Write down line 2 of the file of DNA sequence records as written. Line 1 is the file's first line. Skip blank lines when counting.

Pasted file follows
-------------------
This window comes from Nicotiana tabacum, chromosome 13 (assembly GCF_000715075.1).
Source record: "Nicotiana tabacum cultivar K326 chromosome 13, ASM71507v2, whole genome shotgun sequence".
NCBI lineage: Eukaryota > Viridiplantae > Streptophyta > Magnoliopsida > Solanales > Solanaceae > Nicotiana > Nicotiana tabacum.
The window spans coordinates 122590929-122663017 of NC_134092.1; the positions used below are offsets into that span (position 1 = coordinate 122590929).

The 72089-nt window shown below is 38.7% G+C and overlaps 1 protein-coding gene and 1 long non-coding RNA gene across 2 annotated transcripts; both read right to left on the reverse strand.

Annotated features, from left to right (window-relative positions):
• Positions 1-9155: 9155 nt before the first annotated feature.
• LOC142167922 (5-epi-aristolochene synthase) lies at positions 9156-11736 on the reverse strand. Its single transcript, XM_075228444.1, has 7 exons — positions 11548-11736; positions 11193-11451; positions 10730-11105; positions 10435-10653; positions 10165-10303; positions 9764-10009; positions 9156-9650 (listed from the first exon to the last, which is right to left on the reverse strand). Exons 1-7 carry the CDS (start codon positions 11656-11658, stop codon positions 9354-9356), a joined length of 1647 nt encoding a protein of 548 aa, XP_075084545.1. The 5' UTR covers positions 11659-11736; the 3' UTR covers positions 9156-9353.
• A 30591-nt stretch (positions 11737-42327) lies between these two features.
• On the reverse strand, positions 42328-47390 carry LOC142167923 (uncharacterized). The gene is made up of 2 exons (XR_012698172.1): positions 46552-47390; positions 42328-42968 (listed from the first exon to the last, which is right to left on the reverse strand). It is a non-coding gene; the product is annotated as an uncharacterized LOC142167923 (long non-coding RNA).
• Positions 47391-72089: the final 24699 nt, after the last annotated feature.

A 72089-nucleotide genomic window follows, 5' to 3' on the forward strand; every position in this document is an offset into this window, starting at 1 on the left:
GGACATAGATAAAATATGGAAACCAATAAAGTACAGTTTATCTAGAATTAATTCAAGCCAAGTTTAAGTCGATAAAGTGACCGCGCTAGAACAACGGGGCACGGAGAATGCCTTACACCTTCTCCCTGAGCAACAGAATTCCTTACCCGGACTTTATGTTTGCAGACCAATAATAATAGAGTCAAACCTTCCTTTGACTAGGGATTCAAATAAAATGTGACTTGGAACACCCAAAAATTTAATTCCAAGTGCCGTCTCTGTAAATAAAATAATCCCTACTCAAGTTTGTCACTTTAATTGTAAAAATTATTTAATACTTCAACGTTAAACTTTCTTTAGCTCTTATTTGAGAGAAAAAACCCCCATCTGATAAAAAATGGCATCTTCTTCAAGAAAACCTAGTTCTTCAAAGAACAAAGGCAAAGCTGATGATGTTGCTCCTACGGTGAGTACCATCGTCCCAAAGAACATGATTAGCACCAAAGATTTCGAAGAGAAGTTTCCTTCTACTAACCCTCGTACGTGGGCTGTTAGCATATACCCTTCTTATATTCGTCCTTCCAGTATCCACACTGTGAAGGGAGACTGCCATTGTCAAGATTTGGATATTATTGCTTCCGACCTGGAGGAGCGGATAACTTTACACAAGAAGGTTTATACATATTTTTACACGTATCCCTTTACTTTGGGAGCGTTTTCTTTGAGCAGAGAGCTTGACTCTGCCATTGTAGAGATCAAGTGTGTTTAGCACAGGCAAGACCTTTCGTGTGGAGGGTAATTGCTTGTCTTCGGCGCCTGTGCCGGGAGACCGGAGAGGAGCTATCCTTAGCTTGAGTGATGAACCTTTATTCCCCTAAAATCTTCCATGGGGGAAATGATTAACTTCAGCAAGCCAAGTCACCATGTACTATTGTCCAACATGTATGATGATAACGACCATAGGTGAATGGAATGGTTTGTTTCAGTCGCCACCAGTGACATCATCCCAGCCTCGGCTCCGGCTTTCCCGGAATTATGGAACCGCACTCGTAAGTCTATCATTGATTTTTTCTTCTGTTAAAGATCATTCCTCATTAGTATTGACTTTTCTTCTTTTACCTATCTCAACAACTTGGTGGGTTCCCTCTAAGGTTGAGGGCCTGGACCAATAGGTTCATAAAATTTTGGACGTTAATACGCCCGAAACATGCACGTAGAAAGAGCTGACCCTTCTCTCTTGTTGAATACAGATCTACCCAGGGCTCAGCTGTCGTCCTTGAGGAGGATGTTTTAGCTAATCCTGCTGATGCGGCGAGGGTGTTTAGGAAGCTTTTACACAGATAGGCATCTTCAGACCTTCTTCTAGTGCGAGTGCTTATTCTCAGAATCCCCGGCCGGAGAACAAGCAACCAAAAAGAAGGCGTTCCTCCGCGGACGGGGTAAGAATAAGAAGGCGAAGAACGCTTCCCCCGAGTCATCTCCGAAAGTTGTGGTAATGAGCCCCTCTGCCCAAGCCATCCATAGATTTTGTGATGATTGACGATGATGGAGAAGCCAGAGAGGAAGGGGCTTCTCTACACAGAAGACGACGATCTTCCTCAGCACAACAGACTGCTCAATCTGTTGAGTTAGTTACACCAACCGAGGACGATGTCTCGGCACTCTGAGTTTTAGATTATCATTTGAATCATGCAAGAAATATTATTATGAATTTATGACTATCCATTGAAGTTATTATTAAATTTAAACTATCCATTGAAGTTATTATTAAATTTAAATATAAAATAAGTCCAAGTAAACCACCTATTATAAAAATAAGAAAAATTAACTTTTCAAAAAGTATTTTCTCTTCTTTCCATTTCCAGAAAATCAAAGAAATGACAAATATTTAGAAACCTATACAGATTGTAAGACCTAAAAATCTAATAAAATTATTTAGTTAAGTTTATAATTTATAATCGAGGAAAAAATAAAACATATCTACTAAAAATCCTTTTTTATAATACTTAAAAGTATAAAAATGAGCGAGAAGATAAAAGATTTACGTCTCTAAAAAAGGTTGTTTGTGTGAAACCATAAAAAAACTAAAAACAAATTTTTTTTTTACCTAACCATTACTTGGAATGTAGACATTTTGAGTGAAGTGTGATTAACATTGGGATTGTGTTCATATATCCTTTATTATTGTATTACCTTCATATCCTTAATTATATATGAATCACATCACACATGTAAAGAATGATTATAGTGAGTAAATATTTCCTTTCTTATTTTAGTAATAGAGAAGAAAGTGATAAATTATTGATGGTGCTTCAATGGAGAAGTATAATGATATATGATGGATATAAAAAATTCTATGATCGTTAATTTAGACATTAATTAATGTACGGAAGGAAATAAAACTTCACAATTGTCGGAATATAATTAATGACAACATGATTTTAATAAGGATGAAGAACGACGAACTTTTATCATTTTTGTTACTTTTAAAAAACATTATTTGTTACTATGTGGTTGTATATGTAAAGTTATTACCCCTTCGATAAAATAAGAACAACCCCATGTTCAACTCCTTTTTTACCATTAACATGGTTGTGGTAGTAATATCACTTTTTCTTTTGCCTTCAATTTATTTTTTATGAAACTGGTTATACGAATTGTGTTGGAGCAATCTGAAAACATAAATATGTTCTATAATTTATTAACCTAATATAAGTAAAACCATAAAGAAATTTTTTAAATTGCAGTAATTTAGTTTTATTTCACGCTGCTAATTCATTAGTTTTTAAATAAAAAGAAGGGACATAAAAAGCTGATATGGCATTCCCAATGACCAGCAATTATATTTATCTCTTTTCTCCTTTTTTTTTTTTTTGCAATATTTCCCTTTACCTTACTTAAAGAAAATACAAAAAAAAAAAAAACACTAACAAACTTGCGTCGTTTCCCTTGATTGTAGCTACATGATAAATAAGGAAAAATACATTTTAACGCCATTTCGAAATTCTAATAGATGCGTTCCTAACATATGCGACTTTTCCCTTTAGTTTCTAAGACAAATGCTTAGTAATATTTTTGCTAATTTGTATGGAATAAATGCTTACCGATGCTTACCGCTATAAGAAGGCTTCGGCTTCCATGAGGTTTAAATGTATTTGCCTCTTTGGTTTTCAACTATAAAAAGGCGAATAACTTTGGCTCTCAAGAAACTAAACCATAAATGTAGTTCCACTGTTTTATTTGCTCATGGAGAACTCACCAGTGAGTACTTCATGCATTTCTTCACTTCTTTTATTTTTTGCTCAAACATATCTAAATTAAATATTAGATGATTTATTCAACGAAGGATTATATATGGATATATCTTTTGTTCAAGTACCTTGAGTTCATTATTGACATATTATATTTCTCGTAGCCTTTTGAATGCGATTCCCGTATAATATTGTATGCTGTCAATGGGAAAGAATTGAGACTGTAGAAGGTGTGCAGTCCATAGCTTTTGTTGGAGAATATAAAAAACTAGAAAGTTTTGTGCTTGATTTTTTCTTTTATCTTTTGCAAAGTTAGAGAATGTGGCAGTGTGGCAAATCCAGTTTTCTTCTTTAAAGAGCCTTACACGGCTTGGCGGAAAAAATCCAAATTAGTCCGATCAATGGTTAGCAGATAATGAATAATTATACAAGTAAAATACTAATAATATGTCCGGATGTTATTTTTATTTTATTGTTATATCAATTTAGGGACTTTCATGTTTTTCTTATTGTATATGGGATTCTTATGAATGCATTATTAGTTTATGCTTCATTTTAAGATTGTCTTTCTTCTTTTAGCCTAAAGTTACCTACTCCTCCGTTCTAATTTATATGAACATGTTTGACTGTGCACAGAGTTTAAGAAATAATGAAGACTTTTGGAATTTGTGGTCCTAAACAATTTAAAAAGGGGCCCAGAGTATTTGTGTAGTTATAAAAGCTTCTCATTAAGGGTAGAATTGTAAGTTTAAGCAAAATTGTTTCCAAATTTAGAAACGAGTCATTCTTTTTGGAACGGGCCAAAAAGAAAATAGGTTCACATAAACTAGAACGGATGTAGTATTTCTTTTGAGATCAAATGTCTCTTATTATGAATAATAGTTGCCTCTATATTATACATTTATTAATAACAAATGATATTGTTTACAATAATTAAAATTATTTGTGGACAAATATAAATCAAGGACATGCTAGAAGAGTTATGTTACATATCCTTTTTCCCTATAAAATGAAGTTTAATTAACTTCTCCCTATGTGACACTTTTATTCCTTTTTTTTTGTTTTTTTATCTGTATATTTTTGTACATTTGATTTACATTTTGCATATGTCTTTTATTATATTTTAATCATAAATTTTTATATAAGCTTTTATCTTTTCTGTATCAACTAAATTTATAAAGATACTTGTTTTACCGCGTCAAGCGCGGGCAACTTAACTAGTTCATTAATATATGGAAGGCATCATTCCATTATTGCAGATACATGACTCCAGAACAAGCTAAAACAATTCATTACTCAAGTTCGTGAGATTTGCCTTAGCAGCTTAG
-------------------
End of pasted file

Source record: "Nicotiana tabacum cultivar K326 chromosome 13, ASM71507v2, whole genome shotgun sequence".